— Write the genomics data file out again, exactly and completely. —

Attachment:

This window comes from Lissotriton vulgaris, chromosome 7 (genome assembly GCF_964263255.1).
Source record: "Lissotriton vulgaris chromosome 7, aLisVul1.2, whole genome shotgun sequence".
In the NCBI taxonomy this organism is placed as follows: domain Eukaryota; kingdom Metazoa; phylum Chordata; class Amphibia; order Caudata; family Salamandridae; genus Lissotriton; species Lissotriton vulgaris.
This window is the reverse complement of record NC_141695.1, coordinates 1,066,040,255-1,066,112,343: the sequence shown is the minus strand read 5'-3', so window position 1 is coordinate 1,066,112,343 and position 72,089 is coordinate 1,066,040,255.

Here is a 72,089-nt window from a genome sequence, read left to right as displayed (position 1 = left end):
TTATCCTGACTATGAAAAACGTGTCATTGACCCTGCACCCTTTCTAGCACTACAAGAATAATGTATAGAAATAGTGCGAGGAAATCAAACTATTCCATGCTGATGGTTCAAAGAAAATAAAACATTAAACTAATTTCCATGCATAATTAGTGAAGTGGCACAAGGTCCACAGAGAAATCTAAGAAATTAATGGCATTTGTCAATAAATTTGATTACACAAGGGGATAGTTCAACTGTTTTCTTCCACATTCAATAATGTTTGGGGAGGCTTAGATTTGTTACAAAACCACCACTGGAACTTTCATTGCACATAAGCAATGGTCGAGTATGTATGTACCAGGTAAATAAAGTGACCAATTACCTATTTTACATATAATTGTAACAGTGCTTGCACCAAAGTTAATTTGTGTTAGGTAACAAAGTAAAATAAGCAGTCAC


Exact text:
This window comes from Lissotriton vulgaris, chromosome 7 (genome assembly GCF_964263255.1).
Source record: "Lissotriton vulgaris chromosome 7, aLisVul1.2, whole genome shotgun sequence".
In the NCBI taxonomy this organism is placed as follows: domain Eukaryota; kingdom Metazoa; phylum Chordata; class Amphibia; order Caudata; family Salamandridae; genus Lissotriton; species Lissotriton vulgaris.
This window is the reverse complement of record NC_141695.1, coordinates 1,066,040,255-1,066,112,343: the sequence shown is the minus strand read 5'-3', so window position 1 is coordinate 1,066,112,343 and position 72,089 is coordinate 1,066,040,255.

Here is a 72,089-nt window from a genome sequence, read left to right as displayed (position 1 = left end):
TTATCCTGACTATGAAAAACGTGTCATTGACCCTGCACCCTTTCTAGCACTACAAGAATAATGTATAGAAATAGTGCGAGGAAATCAAACTATTCCATGCTGATGGTTCAAAGAAAATAAAACATTAAACTAATTTCCATGCATAATTAGTGAAGTGGCACAAGGTCCACAGAGAAATCTAAGAAATTAATGGCATTTGTCAATAAATTTGATTACACAAGGGGATAGTTCAACTGTTTTCTTCCACATTCAATAATGTTTGGGGAGGCTTAGATTTGTTACAAAACCACCACTGGAACTTTCATTGCACATAAGCAATGGTCGAGTATGTATGTACCAGGTAAATAAAGTGACCAATTACCTATTTTACATATAATTGTAACAGTGCTTGCACCAAAGTTAATTTGTGTTAGGTAACAAAGTAAAATAAGCAGTCAC